Like many of you, COVID-19 has weighed heavily on me in 2020. Part of the weight is the uncertainty of it all. While we seem to have a reasonable knowledge now of how to minimize spread and avoid fatality (not that we necessarily are doing these things. Wear your damn masks, people), that was not the case in the beginning. And while I’m not a virologist or an epidemiologist, I find having a sense of the numbers helps my unease. So early on, I started keeping track of some basic stats for Indiana COVID-19 deaths in a Google spreadsheet. You can take a look at it now. Below, I explain some of the history and some observations.
At first, I tracked the deaths by day of report. This led to a noticeable pattern. Deaths dropped Sunday and Monday, since the previous day was a weekend. I assume hospitals were slower to report to the local health departments who were in turn slower to report to the states. To address this I also had a plot that ignored weekends. For both of these, I had a seven-day moving average to smooth out individual bumps in the data. This made it easier to spot trends.
After a while, though, I realized that the deaths reported on any given day could represent deaths that occurred on many days. Realizing this, I cleared out the old data and went through each day on the Indiana COVID-19 dashboard. The state makes it easy to see when past days have new deaths added, so it’s easy to keep that up to date. I plotted the daily deaths on linear and log scales with 7-day moving averages. Those first two graphs have basically remain unchanged since.
It’s also worth noting that the state’s dashboard has improved dramatically since the early days. This includes a moving average for all of the reported metrics.
Even without relying on day-of-report for tracking deaths, there seemed to be a rough periodicity to the daily death counts. I won’t try to come up with an explanation. But it was clear that comparing day-to-day didn’t necessarily give an accurate picture. So I started tracking week-over-week and week-over-two-week death counts. This, I figured, gives a better picture of the trend. If the differences are consistently negative, that means we’re heading in the right direction. If the differences are consistently positive, that’s a bad sign.
After a while, I decided to start tracking cases in the same way. The state’s dashboard makes this more difficult. The graphs don’t indicate when dates have changed, although in daily checks I’ve routinely observed changes of 5-10 cases as far back as 2-3 weeks. The state does make data available via downloadable spreadsheet, so I’ve started using that instead. It’s just less convenient (especially on a weekend when I am sometimes doing it from my phone).
Most recently (as in the last two days), I’ve started tracking the Institute for Health Metrics and Evaluation’s (IHME) forecasts. I’d checked their website pretty regularly in the beginning, but now that we’ve reached a sort of terribleness equilibrium, I haven’t. But given the model trends that are suggesting a really terrible Christmas for a lot of people, I thought it would be worth paying attention to.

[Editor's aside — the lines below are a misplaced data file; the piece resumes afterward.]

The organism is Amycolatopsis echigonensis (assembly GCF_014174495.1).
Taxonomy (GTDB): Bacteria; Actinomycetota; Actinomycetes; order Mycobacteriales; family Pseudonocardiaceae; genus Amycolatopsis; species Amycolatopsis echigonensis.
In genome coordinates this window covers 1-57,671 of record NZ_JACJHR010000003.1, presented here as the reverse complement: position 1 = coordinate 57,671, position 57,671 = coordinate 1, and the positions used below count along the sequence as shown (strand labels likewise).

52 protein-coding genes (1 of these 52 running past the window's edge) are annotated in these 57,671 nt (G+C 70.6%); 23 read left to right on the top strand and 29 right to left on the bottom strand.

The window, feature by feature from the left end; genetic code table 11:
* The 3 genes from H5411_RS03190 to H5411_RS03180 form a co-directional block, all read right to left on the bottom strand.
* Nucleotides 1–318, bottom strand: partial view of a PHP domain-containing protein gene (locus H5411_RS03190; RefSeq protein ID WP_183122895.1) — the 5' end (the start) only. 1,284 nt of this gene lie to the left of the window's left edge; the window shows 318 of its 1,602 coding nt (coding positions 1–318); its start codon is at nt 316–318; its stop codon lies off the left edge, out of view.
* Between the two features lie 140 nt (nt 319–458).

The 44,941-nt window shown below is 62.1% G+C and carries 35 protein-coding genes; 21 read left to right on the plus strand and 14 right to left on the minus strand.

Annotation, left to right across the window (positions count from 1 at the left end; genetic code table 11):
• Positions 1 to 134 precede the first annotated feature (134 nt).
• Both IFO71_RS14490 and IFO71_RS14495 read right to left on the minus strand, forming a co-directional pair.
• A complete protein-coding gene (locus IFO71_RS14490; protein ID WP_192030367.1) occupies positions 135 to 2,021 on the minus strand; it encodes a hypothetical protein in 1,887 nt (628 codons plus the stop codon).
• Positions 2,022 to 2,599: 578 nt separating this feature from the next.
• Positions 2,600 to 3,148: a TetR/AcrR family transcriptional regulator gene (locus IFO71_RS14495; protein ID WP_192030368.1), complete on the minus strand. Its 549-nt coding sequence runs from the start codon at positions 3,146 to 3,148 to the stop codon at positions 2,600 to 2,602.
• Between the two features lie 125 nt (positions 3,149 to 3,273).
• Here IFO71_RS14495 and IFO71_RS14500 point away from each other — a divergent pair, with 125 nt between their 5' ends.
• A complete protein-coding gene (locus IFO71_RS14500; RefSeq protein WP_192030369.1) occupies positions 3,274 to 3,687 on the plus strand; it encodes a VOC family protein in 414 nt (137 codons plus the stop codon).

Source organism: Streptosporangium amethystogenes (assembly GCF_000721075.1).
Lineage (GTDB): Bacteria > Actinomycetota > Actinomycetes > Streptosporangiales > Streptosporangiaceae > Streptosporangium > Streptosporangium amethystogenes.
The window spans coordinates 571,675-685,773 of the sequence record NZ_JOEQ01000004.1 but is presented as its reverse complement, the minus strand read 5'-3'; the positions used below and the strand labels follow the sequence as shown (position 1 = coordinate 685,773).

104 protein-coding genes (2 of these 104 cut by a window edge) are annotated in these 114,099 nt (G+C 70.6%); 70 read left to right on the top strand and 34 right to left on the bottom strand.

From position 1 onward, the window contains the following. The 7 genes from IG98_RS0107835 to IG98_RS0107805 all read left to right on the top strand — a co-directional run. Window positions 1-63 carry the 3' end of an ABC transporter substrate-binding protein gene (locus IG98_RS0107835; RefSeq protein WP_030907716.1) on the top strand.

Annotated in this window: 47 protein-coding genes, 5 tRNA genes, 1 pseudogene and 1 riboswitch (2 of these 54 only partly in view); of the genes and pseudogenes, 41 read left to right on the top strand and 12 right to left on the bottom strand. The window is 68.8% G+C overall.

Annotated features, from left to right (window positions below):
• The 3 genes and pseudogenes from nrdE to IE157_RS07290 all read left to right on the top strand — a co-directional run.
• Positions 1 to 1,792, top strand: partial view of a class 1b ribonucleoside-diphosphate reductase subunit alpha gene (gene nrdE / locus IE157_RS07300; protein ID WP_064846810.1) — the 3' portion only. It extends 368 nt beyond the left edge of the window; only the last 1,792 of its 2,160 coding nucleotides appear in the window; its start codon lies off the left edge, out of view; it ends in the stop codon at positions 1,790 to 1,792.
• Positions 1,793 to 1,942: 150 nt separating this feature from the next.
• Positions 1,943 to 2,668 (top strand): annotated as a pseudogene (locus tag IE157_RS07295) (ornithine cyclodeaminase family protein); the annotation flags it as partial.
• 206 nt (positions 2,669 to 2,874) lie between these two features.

George E.P. Box said “all models are wrong, but some are useful”. You don’t earn a meteorology degree without learning this lesson. So in order to see how useful the models are, I’m comparing their forecast to the actual deaths.
This is where it gets pretty squishy. To de-noise the data a little bit, I’m comparing the models to a three-day average. I picked that because that’s what IHME says they use to smooth the observed data on their website. But their smoothed numbers don’t quite match mine, so I don’t really know.
At any rate, IHME seems to update about once every week or so. That graph would get messy pretty quickly. My plan is to keep the four most recent model runs and the first run in prior months just to get a feel on how much the model forecasts are improving. I haven’t gone back to add historical model runs beyond the few I’ve currently added. I may end up doing that at some point, but probably not. I’m not particularly interested in whether or not a model from April correctly predicted December. I care if last week’s forecast looks like it has a good handle on things.
Indiana’s daily death rate has been remarkably consistent over time. With the exception of early August when we saw a bump, we’ve averaged around 9 deaths per day since late June. This is better than the quick increases we saw in April, when the increases were twice what the totals are now. But considering that early IHME model runs had the rate going to zero in May (if I recall correctly), 10 a day is pretty disheartening.
Hospitals and local officials are a little slow to report deaths. It’s not uncommon for a day’s count to double from the initial report in the days following. It’s gotten to the point where I generally don’t enter a day’s deaths until the next day in order to not skew the end of the graph.
The week-over-week differences in new cases are surprisingly volatile. As recently as a few days ago, there’s a swing from +359 on 14 September to -91 on 15 September in the one week comparisons. The two week comparison went from -376 on 9 September to +445 on 10 September. Just looking at the graph, the volatility has seemingly worsened over time.
I try to update the spreadsheet every day. Generally in the early afternoon, as the state dashboard updates at noon. At the moment, I don’t have any plans to make significant changes to what I track or how I graph it. If I do, I’ll post here. I have briefly considered writing some tooling to graph, parse, and plot all of the input data, but the spreadsheet works well enough for now. I have plenty of other things to occupy my time.